I am afraid I have set my training back awfull. I would at times let Prince out to potty without his leash on. Now that I am trying more to train him on the leash, I think I have created a monster. The last day or so I have decided he needs to be on a leash unless I put him in his outdoor pen because he likes exploring by the road too much and will not come when called.
I know I need to work on recall a lot, but now he really fights the leash. He will jump around as if he is trying to come out of the collar and he has pulled on it hard enough to make himself cough. I will automatically give him a little slack and I wonder if that only makes it worse with him fighting the leash.
I know I will probably find some good stuff in the Advice thread, but I just had to vent. I want so much to have Prince be a model dog when he gets older, but I wonder if maybe I am trying too hard, or expecting too much out of him.
Work on LEAVE IT!m especially when it comes to the leash. You can also try soaking the bottom 6" or so in something like Bitter Apple or Hot Sauce and seeing if that does the trick, but for our lab, it didn't. He liked the taste of the leash even better with condiments on it! ;D
Sometimes I get angry at Eric for letting Ender "walk" Eric home... meaning he bites the leash and pulls eric the last few blocks home. But... when Ender is walking with me he won't do this because I CONSISTENTLY corrected him and never allowed him to do it for a minute (even though he still tries sometimes). So... all you can do is move forward at this point and DO NOT beat yourself up for what is allready done. He's what, 2-3 months old? His habits aren't THAT ingrained.
See that's why i like this place so much. ;D I may try the hot sauce until I can get some Bitter Apple to try.
Lindsay, that is what I have to try and keep reminding myself; he really is not that old. He just turned 11 weeks yesterday so he won't be 3 months until next Monday. How did you train Ender with you on the other end?
Ender is VERY food motivated. Here's what I did since walking outside is his main form of exercise (we don't have a yard)
Got a baggie full of low calorie treats or kibble (Charlie Bear treats is what I use or his regular kibble). We'd start out walking and I held out a treat in front of me and every time Ender looked at me he got VERBAL praise... any time he walked next to me he got a treat and verbal praise. Very soon he was glued to my side except when something more interesting like another dog, roller blader, biker, runner went by and then he was all pull.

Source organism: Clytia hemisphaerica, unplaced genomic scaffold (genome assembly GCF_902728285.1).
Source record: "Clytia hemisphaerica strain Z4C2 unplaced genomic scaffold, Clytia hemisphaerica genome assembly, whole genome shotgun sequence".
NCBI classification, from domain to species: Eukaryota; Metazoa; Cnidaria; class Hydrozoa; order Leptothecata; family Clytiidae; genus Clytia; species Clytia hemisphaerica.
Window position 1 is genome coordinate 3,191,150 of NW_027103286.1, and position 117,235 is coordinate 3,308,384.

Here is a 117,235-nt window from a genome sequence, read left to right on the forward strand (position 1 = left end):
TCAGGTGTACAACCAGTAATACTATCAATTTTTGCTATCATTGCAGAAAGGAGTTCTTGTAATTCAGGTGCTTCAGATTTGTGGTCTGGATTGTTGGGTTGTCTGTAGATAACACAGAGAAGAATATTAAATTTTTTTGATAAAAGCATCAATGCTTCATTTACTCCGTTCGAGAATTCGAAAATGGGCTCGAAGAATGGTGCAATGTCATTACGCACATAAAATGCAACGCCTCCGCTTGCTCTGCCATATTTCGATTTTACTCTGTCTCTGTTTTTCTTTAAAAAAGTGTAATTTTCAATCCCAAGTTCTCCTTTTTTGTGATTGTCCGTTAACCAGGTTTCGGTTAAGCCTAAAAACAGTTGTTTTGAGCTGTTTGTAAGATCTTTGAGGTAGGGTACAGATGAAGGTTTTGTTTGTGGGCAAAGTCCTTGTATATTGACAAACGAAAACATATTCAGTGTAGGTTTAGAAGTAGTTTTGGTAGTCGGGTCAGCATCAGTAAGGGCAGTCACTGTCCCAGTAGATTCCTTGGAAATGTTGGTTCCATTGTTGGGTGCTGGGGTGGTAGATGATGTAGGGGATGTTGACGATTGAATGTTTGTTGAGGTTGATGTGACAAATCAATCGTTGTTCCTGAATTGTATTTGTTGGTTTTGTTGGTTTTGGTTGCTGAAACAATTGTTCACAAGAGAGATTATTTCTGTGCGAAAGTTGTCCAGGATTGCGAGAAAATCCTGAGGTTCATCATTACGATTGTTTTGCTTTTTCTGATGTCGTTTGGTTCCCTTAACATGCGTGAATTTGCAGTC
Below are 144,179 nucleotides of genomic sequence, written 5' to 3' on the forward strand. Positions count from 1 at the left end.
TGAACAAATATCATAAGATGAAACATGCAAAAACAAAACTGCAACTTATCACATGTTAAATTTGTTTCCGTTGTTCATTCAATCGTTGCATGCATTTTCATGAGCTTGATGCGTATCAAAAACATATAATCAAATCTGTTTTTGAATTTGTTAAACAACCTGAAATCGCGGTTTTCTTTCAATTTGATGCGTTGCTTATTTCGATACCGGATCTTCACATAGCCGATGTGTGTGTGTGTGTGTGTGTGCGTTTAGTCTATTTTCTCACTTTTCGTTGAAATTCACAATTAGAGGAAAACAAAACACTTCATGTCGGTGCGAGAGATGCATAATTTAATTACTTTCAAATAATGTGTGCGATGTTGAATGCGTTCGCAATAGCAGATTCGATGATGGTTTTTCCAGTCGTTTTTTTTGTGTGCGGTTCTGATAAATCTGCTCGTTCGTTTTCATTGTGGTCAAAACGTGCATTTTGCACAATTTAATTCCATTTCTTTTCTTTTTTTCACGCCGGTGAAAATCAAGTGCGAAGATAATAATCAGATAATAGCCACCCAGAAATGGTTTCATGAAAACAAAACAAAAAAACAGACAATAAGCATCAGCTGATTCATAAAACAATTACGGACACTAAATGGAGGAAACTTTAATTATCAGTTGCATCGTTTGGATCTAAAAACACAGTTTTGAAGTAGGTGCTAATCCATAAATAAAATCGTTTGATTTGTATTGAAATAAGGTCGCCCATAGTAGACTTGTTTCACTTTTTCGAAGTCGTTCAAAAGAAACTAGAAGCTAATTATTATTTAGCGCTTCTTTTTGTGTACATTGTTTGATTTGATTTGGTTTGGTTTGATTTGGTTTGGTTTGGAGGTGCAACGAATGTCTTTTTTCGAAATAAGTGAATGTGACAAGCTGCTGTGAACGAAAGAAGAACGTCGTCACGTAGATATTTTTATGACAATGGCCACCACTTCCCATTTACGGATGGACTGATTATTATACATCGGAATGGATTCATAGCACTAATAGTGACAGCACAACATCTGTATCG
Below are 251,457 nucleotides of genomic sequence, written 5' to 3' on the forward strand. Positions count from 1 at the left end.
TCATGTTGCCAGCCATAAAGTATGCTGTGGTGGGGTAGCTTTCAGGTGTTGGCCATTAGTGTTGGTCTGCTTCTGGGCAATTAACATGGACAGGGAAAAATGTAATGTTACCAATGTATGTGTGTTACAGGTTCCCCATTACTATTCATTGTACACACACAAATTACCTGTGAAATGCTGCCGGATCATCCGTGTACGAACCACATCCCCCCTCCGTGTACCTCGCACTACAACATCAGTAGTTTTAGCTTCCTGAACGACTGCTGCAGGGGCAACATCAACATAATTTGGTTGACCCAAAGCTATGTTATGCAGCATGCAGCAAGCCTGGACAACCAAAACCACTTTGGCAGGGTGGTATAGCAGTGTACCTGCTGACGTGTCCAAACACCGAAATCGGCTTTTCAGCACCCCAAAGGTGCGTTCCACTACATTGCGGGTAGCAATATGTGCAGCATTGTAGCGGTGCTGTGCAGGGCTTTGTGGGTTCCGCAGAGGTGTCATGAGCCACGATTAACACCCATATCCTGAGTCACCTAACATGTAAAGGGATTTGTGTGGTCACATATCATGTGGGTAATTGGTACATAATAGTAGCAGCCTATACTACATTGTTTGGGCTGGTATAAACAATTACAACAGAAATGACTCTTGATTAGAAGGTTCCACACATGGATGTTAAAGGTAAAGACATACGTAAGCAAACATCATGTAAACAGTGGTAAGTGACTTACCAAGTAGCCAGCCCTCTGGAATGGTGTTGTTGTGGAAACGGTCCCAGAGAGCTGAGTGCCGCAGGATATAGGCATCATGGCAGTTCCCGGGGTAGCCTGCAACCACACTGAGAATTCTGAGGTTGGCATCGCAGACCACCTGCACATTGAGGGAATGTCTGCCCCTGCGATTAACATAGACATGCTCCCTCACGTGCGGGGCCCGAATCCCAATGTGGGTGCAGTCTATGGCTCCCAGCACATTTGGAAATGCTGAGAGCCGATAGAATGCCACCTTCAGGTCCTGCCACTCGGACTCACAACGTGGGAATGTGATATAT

So... my next step was to constantly check to see if someone was coming our way... before they got too close I put Ender in a sit and said "stay"... he got treats for watching me and not getting distracted... if he broke his stay... I would put him back in a sit (no correction as I think he's too young and things are too exciting)... and reward for staying a while.
Now.. I'd say he's 50/50 on distractions... sometimes he'll walk right by me and barely flinch when someone is passing... he gets MAJOR verbal praise then and a treat. If he starts pulling I'll shorten the leash and just stand still until he decides to pay attention to me again and he gets verbal praise once he does that (no treat).
For the life of me I can't teach him down though... lol.
I just posted a thread on "down"... so perhaps we'll get some good suggestions.
I'd DEFINITELY use the 6' and actually I ordered a 4' because to me... it is most important that he learn to walk by me since we are allways on sidewalks and bikepaths where the bikers think they OWN the path even though it's for everyone.
Teach DOWN on the 6', not the longline. You need the control and the ability to correct.
There are a couple of ways to teach Down -
1 - Bait the dog w/a treat at nose level. Lower the treat in your fingers to the floor, saying DOGSNAME, DOWN. And praise w/the treat. I have never used this method, as I don't treat-train, but the idea is that over time, the dog associates the word with the action with a good thing happening. Eventually, you wean off the treats.
2. - Passive down - Sit the dog in heel. Kneel next to them calmly. Put your left hand on the withers (shoulders) and take the right hand behind the dogs front legs, which are supporting his/her weight. Gently sweep them out/lift them, and GUIDE the dog to the floor, DOGSNAME, DOWN! Praise-praise-praise. Eventually, you want to couple this w/a stay command (right hand palm to nose: STAY) and stand up. But don't rush this!!!
3. - Active down - If your dog is dominant and has 'issues' with the down (in other words, the passive down has failed miserably), he/she needs to know you mean business. Sit the dog in heel, give the command DOGSNAME DOWN, and take your foot and step on the leash, right behind the snap. Remain standing and praise! GOOD DOWN. The dog may flop like a flounder on a boat deck, but hold your ground. Eventually, they'll figure out that life is good when they lie there and settle. If they thrash, hack, choke, cry, etc, STAND YOUR GROUND! They are doing it to themselves and will either tire of the activity or figure out that the collar stops correcting once they lie quietly. THEN praise - GOOD DOWN. BE careful doing this DOWN (I was thrown by a Golden Ret 2 wks ago in class doing this). It's easy to get hurt if you're not paying attention. And make sure it ends on a good note. GOOD DOG! NICE DOWN!!! Even if you had to withstand WWIII to get there!